The literature indicates that sterile gauze, sterilized transparent film and hypoallergenic adhesive tape, are the most suitable types of material to be used for dressings and peripheral venous catheter fixation(2,9).
Both sterile gauze and adhesive strips were used as dressings in peripheral venous catheter insertions throughout the first 50 years of intravenous therapy practice in the last century(8). The use of transparent sterilized films was adopted during the 1970's as a consequence of nurses' requests regarding the need to remove gauze dressings to inspect the catheter insertion site(2).
Some healthcare facilities still make use of non-sterile adhesive tape dressings, practice widely observed in developing countries. However, contamination can easily occur as soon as the originally sealed material packaging is opened and applied to the insertion site(1).
Reporting the occurrence of complications according to different types of dressings, a systematic review and meta-analysis, demonstrated the absence of any relationship between the type of dressing used in peripheral venous catheter insertion sites and the occurrence of phlebitis, infiltration, or skin dwelling bacteria in adult patients(1).
A study related to the length of catheter placement according to the dressing regimes performed by this researchers and published in the Latin American Journal of Nursing in 2005 demonstrated that the type of dressing exerted a significant influence (p = 0.022) on the average dwell time of the studied catheters, concluding that the dressing with sterile gauze maintained the catheter placed for a longer time(10).
Controlled studies investigating dressings for the prevention of peripheral venous catheter complications mainly have reported results obtained in temperate climate countries. The present investigation was focused on verifying whether different types of dressings - adhesive tape, sterile gauze, and sterilized transparent film - used in a country with a warm and humid tropical climate and different individual cutaneous flora, would influence the reasons for removal and the occurrence adverse events related to the use of peripheral intravenous catheters inserted in children.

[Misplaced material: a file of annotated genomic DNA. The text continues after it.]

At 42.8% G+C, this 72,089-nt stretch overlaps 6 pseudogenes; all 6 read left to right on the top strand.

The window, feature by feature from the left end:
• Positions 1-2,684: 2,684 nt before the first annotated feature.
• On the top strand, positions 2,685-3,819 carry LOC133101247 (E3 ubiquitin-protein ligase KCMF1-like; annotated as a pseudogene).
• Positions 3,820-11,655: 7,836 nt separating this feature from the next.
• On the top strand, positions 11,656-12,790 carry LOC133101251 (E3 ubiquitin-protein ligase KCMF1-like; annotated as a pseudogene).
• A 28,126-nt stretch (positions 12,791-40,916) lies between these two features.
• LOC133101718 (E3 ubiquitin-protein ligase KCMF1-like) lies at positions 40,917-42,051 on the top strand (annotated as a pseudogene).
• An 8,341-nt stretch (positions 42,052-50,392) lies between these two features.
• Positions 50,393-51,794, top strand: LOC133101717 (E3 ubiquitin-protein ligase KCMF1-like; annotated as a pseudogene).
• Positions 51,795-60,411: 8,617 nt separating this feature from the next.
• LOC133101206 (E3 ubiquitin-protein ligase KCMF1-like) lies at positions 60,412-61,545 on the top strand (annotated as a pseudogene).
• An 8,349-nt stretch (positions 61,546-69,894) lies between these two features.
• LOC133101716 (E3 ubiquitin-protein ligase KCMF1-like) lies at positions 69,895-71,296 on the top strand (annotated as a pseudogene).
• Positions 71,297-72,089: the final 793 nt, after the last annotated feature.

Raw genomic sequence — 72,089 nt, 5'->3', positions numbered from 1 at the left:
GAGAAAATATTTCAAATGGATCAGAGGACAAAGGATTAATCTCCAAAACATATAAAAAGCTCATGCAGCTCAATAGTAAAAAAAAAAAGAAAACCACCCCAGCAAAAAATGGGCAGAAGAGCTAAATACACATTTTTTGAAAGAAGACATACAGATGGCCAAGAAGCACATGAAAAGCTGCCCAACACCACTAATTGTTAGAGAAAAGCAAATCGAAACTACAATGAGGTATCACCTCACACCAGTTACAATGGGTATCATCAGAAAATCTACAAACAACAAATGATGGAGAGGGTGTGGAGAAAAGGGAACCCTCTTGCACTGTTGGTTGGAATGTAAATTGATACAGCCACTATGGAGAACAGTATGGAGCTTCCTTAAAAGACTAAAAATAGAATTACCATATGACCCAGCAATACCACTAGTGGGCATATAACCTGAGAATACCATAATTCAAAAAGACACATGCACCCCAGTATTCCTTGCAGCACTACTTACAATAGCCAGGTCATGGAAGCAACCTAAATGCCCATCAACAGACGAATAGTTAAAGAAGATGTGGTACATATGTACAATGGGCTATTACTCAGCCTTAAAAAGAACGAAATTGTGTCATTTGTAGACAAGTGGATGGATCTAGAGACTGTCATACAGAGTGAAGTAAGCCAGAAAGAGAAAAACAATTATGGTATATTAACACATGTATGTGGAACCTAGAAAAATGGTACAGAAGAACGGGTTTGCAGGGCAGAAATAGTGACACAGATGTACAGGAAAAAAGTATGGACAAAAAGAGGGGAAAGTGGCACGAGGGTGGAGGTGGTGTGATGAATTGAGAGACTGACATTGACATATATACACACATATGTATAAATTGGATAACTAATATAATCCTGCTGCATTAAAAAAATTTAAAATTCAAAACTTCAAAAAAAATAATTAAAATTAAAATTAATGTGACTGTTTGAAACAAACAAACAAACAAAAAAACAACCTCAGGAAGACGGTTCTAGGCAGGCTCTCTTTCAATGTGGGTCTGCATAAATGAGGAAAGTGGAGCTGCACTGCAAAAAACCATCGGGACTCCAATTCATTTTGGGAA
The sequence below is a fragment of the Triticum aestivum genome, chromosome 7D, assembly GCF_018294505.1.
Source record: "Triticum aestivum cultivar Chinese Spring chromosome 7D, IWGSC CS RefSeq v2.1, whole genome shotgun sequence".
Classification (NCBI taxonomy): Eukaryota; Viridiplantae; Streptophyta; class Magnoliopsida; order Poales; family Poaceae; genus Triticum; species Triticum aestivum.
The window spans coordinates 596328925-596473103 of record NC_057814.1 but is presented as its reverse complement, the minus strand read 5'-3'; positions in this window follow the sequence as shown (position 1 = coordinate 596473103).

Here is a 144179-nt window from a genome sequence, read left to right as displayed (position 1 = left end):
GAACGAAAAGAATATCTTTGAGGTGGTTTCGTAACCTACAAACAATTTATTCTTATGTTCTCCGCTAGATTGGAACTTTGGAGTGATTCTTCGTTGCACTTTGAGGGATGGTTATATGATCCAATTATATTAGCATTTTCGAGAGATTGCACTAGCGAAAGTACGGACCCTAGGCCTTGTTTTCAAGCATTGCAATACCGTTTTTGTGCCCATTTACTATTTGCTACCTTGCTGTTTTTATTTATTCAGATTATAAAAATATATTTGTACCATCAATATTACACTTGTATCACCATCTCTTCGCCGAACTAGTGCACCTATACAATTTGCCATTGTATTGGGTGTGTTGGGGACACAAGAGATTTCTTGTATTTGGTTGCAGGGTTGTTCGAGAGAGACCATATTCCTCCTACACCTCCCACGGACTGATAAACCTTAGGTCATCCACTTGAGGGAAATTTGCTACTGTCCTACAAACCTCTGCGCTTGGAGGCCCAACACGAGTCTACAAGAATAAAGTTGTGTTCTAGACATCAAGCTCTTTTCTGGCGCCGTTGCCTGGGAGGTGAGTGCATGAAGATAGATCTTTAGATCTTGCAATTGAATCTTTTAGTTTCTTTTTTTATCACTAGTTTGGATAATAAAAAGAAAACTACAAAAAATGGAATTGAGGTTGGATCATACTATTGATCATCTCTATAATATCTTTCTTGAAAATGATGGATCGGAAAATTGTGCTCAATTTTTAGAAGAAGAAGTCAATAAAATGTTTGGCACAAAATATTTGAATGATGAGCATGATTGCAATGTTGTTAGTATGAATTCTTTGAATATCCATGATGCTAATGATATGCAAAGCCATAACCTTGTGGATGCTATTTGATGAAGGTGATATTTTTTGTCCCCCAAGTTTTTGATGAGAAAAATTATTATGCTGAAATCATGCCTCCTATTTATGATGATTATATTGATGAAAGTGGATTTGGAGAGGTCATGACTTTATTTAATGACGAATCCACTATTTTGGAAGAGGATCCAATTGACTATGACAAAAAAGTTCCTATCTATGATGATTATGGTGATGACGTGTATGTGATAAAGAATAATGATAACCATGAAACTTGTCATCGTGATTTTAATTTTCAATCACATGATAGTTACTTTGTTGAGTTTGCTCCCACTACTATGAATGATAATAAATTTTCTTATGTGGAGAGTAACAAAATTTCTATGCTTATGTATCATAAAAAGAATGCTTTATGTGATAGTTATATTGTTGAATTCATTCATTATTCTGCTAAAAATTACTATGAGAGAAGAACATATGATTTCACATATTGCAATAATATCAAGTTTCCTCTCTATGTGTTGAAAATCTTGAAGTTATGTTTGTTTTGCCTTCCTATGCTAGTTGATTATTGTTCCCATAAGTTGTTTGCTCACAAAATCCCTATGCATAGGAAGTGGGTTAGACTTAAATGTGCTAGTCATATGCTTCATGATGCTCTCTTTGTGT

A randomized, controlled study was developed from February to May 2002, implemented in children aged between 0 and 12 years old who had been submitted to catheterization with Teflon® over the needle catheters. Subjects were under hospital care in a nine-bed pediatric surgical unit of a university hospital located in the city of São Paulo, Brazil. Parents or legally authorized persons responsible for the children's welfare were then asked to sign an informed consent before trial onset, after being made aware of the research procedures.
The hypothesis (H) presented by the study was that the "reason for peripheral venous catheter removal and occurrence of adverse events would be different in children submitted to intravenous therapy, according to three dressing regimens".
The sample was randomly assigned to three groups using a table of pseudo-random numerals. For the formation of the study groups, the total sample size was set at 150 peripheral venous catheters, after statistical assessment of the data obtained during a previous test. This sample size was designed to give a confidence level of 95%. No previous studies carried out on the subject for the population of the study country were identified in the literature. This fact made comparison of the study's impact impossible, remaining one of its limitations.